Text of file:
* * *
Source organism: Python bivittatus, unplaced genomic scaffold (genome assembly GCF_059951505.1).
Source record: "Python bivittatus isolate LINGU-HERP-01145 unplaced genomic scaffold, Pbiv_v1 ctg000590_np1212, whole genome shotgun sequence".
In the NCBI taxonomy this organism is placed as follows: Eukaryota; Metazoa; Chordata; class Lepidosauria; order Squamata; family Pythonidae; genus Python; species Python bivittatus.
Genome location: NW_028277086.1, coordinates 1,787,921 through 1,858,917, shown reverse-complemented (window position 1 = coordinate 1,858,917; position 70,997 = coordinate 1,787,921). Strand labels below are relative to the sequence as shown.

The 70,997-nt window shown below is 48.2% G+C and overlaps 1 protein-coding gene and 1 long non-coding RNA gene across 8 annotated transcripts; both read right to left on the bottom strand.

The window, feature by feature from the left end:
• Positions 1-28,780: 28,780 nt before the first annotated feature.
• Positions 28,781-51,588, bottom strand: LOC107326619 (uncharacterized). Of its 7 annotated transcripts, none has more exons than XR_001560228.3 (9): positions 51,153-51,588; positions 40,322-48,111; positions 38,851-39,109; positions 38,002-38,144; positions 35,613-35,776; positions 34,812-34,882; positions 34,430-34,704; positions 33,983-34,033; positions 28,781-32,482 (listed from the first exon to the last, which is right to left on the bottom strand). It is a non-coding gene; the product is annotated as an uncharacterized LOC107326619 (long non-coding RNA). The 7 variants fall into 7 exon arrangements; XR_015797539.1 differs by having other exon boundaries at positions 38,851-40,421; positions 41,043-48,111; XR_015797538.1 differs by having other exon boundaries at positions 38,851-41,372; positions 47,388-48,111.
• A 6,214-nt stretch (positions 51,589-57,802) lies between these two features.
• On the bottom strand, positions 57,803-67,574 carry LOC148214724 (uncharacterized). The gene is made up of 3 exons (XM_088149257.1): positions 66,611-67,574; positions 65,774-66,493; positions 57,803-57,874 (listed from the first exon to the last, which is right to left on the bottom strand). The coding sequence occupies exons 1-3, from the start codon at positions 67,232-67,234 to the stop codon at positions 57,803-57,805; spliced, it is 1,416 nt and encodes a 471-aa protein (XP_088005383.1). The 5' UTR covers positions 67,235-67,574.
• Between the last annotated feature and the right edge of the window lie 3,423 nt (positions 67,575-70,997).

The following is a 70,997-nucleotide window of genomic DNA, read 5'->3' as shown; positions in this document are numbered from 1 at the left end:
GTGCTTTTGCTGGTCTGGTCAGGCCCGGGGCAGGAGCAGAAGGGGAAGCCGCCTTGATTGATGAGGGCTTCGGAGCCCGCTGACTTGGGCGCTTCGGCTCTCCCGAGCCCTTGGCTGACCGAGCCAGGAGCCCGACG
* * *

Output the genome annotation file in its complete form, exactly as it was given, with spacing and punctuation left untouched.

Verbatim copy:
Source organism: Python bivittatus, unplaced genomic scaffold (genome assembly GCF_059951505.1).
Source record: "Python bivittatus isolate LINGU-HERP-01145 unplaced genomic scaffold, Pbiv_v1 ctg000590_np1212, whole genome shotgun sequence".
In the NCBI taxonomy this organism is placed as follows: Eukaryota; Metazoa; Chordata; class Lepidosauria; order Squamata; family Pythonidae; genus Python; species Python bivittatus.
Genome location: NW_028277086.1, coordinates 1,787,921 through 1,858,917, shown reverse-complemented (window position 1 = coordinate 1,858,917; position 70,997 = coordinate 1,787,921). Strand labels below are relative to the sequence as shown.

The 70,997-nt window shown below is 48.2% G+C and overlaps 1 protein-coding gene and 1 long non-coding RNA gene across 8 annotated transcripts; both read right to left on the bottom strand.

The window, feature by feature from the left end:
• Positions 1-28,780: 28,780 nt before the first annotated feature.
• Positions 28,781-51,588, bottom strand: LOC107326619 (uncharacterized). Of its 7 annotated transcripts, none has more exons than XR_001560228.3 (9): positions 51,153-51,588; positions 40,322-48,111; positions 38,851-39,109; positions 38,002-38,144; positions 35,613-35,776; positions 34,812-34,882; positions 34,430-34,704; positions 33,983-34,033; positions 28,781-32,482 (listed from the first exon to the last, which is right to left on the bottom strand). It is a non-coding gene; the product is annotated as an uncharacterized LOC107326619 (long non-coding RNA). The 7 variants fall into 7 exon arrangements; XR_015797539.1 differs by having other exon boundaries at positions 38,851-40,421; positions 41,043-48,111; XR_015797538.1 differs by having other exon boundaries at positions 38,851-41,372; positions 47,388-48,111.
• A 6,214-nt stretch (positions 51,589-57,802) lies between these two features.
• On the bottom strand, positions 57,803-67,574 carry LOC148214724 (uncharacterized). The gene is made up of 3 exons (XM_088149257.1): positions 66,611-67,574; positions 65,774-66,493; positions 57,803-57,874 (listed from the first exon to the last, which is right to left on the bottom strand). The coding sequence occupies exons 1-3, from the start codon at positions 67,232-67,234 to the stop codon at positions 57,803-57,805; spliced, it is 1,416 nt and encodes a 471-aa protein (XP_088005383.1). The 5' UTR covers positions 67,235-67,574.
• Between the last annotated feature and the right edge of the window lie 3,423 nt (positions 67,575-70,997).

The following is a 70,997-nucleotide window of genomic DNA, read 5'->3' as shown; positions in this document are numbered from 1 at the left end:
GTGCTTTTGCTGGTCTGGTCAGGCCCGGGGCAGGAGCAGAAGGGGAAGCCGCCTTGATTGATGAGGGCTTCGGAGCCCGCTGACTTGGGCGCTTCGGCTCTCCCGAGCCCTTGGCTGACCGAGCCAGGAGCCCGACG